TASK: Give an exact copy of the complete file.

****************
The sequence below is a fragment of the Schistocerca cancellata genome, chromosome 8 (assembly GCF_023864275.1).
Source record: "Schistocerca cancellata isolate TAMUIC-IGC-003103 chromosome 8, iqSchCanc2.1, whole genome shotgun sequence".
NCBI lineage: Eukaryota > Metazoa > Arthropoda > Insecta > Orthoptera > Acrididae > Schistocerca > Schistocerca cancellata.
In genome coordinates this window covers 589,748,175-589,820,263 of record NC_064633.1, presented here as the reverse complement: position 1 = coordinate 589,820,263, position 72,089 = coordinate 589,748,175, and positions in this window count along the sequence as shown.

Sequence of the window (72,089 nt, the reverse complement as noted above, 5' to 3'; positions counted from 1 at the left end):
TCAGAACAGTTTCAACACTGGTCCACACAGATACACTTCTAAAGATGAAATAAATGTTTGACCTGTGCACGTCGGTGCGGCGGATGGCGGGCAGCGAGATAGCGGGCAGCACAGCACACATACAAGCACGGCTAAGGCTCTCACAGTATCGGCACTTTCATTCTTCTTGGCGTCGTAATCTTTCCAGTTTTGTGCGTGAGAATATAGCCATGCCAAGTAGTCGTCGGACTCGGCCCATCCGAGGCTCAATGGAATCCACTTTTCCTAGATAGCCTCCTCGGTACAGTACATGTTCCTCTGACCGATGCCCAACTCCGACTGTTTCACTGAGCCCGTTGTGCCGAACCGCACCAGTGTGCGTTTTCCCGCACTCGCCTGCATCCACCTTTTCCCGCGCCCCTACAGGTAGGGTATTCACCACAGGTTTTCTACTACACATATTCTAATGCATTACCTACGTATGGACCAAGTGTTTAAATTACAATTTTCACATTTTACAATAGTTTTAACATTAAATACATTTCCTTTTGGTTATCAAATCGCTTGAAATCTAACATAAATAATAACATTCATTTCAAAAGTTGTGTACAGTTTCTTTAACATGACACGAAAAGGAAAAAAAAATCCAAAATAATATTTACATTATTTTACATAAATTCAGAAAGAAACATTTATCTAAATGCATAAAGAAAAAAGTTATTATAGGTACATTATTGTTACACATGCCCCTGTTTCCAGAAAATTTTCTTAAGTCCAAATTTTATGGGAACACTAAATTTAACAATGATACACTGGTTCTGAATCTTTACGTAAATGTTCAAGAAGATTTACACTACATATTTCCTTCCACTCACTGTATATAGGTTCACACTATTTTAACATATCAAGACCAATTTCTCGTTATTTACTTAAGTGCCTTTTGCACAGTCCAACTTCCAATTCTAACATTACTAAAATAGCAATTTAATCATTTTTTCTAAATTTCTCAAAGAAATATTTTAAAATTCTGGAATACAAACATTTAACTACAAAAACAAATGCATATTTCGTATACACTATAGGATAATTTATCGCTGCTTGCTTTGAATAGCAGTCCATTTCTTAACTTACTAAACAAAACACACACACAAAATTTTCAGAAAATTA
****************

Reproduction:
The sequence below is a fragment of the Schistocerca cancellata genome, chromosome 8 (assembly GCF_023864275.1).
Source record: "Schistocerca cancellata isolate TAMUIC-IGC-003103 chromosome 8, iqSchCanc2.1, whole genome shotgun sequence".
NCBI lineage: Eukaryota > Metazoa > Arthropoda > Insecta > Orthoptera > Acrididae > Schistocerca > Schistocerca cancellata.
In genome coordinates this window covers 589,748,175-589,820,263 of record NC_064633.1, presented here as the reverse complement: position 1 = coordinate 589,820,263, position 72,089 = coordinate 589,748,175, and positions in this window count along the sequence as shown.

Sequence of the window (72,089 nt, the reverse complement as noted above, 5' to 3'; positions counted from 1 at the left end):
TCAGAACAGTTTCAACACTGGTCCACACAGATACACTTCTAAAGATGAAATAAATGTTTGACCTGTGCACGTCGGTGCGGCGGATGGCGGGCAGCGAGATAGCGGGCAGCACAGCACACATACAAGCACGGCTAAGGCTCTCACAGTATCGGCACTTTCATTCTTCTTGGCGTCGTAATCTTTCCAGTTTTGTGCGTGAGAATATAGCCATGCCAAGTAGTCGTCGGACTCGGCCCATCCGAGGCTCAATGGAATCCACTTTTCCTAGATAGCCTCCTCGGTACAGTACATGTTCCTCTGACCGATGCCCAACTCCGACTGTTTCACTGAGCCCGTTGTGCCGAACCGCACCAGTGTGCGTTTTCCCGCACTCGCCTGCATCCACCTTTTCCCGCGCCCCTACAGGTAGGGTATTCACCACAGGTTTTCTACTACACATATTCTAATGCATTACCTACGTATGGACCAAGTGTTTAAATTACAATTTTCACATTTTACAATAGTTTTAACATTAAATACATTTCCTTTTGGTTATCAAATCGCTTGAAATCTAACATAAATAATAACATTCATTTCAAAAGTTGTGTACAGTTTCTTTAACATGACACGAAAAGGAAAAAAAAATCCAAAATAATATTTACATTATTTTACATAAATTCAGAAAGAAACATTTATCTAAATGCATAAAGAAAAAAGTTATTATAGGTACATTATTGTTACACATGCCCCTGTTTCCAGAAAATTTTCTTAAGTCCAAATTTTATGGGAACACTAAATTTAACAATGATACACTGGTTCTGAATCTTTACGTAAATGTTCAAGAAGATTTACACTACATATTTCCTTCCACTCACTGTATATAGGTTCACACTATTTTAACATATCAAGACCAATTTCTCGTTATTTACTTAAGTGCCTTTTGCACAGTCCAACTTCCAATTCTAACATTACTAAAATAGCAATTTAATCATTTTTTCTAAATTTCTCAAAGAAATATTTTAAAATTCTGGAATACAAACATTTAACTACAAAAACAAATGCATATTTCGTATACACTATAGGATAATTTATCGCTGCTTGCTTTGAATAGCAGTCCATTTCTTAACTTACTAAACAAAACACACACACAAAATTTTCAGAAAATTA